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Next time you’re a tiny bit north of Rittenhouse Square, look closely at the street signs. You might unknowingly be standing in Philadelphia’s French Quarter.
That is, if you’re willing to call two city blocks “a quarter.”
No, it doesn’t really match the vibes of the famous New Orleans neighborhood. And no, Philadelphians don’t really call it that, as evidenced by the barrage of confused locals reacting to a recent social media post.
Twitter user @PhillyPartTwo kicked off the conversation with a screenshot of a blog post mentioning the “French Quarter in Philadelphia Center City.”
Plenty of people replied expressing surprise, confusion, or outright disdain. So what’s the deal?
There’s a pretty light-on-details Wikipedia page for this so-called “French Quarter,” which vaguely mentions its designation shortly before the 2000 Republican National Convention in Philly… and also might not even meet Wikipedia’s “notability guidelines” for geographic features.
The name also shows up on Google Maps — a platform that’s not known for being the best neighborhood name gatekeeper.
Billy Penn took a quick comb through the internet and some local news archives to learn more.
A ‘salute’ to the ‘French presence in Center City’
Broad Street Review founder Dan Rottenberg claims on his personal website to have christened those two blocks as the “French Quarter” in the July 1998 issue of Philadelphia magazine in July 1998. (Rottenberg also claims he was first to use the term “yuppie” in publication.)
It was on the following Bastille Day that the City of Philadelphia officially designated the area, declaring 17th to 19th streets between Sansom and Walnut to be Philly’s own French Quarter.
The French consul in Philadelphia at the time, Daniele Thomas Easton, told the Philadelphia Daily News the name was a “loose designation” — one meant to “salute the French presence in Center City.” It was part of a broader effort by the consulate and the city to highlight France-Philly connections, she told the paper.
There is a pretty notable French connection nearby: Although the park was part of William Penn’s original plan for Philadelphia, Rittenhouse Square was reimagined in the 1910s by the French architect Paul Philippe Cret, who also designed the Ben Franklin Parkway (inspired by the Champs Elysees) and the Ben Franklin Bridge. Cret’s Rittenhouse Square designs included the diagonal walkways, the ovular center plaza, the entrances, and the fountain and reflecting pool — much of how the park looks today.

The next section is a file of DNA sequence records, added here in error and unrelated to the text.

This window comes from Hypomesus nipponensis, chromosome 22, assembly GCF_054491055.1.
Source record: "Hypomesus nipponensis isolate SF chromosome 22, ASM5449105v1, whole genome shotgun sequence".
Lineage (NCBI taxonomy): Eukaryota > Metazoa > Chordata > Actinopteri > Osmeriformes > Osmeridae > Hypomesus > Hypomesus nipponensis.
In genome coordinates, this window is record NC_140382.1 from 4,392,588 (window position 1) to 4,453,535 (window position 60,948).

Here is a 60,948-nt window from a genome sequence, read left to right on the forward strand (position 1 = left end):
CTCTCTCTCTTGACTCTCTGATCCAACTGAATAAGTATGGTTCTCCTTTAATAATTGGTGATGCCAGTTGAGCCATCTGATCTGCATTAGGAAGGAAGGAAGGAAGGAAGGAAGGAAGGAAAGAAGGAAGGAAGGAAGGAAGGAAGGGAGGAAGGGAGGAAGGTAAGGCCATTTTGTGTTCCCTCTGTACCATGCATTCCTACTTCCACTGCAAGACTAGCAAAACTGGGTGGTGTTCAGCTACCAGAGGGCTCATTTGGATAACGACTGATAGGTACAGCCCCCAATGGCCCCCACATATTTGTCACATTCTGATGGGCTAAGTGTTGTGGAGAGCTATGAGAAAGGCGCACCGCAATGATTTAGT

Plus, in the late 1990s and early 2000s, the area in and around the newly named “French Quarter” was home to a number of French (or French-influenced) businesses, like La Creperie Cafe, the bar L’Hexagone, and chef Georges Perrier’s Brasserie Perrier. Perrier’s older and more famous restaurant, Le Bec Fin, was a few blocks away.
The new moniker came less than a year before the May 2000 opening of Sofitel Philadelphia, a French-owned luxury hotel at 17th and Sansom which still operates — and still describes itself as “nestled between Philadelphia’s French Quarter and picturesque Rittenhouse Square Park.”
Shortly after its opening, Sofitel Philadelphia actually held a Bastille Day block party, The Inquirer reported.
That wasn’t the only celebration of French culture in the area that year: the 2000 Rittenhouse Row Spring Festival chose its theme to pay tribute to the new “French Quarter” label, per the Daily News.
That French-themed fest included an open-air French-style farmer’s market (how is that different from an American farmer’s market? Good question), pop-up outdoor cafes, a European fashion show, the French consul passing out newspapers and maps from France, and a celebration of the restoration of the Rittenhouse Square fountain.
If we’re going to have a French Quarter, should it really be *there*?
Lots of closures have happened in the past 24 years, so other than the Sofitel Philadelphia, there aren’t many French businesses left in Philly’s “French Quarter” — though the labels on the street signs still remain.
The French consulate is also a quick walk from the area, at 17th and John F. Kennedy Boulevard, and Stephen Starr’s French bistro, Parc, is less than a block away.
But some argue the area isn’t really a good fit to be Philly’s designated center of French history or culture.
Historically, Philly has had some strong ties to France — not to mention Michelin declaring us the “Frenchest American city” just this year — and there’s a number of places that people argue have some more interesting or significant connections.
How about the Ben Franklin Parkway itself?
Or the area around Washington Square, where Napoleon’s brother lived.
Or Mt. Airy, which really looks the part.
History or no history, some are totally unwilling to accept the “French Quarter” designation for a simple reason: the list of Philly neighborhoods — including those made up by realtors or marketers — is way too long already.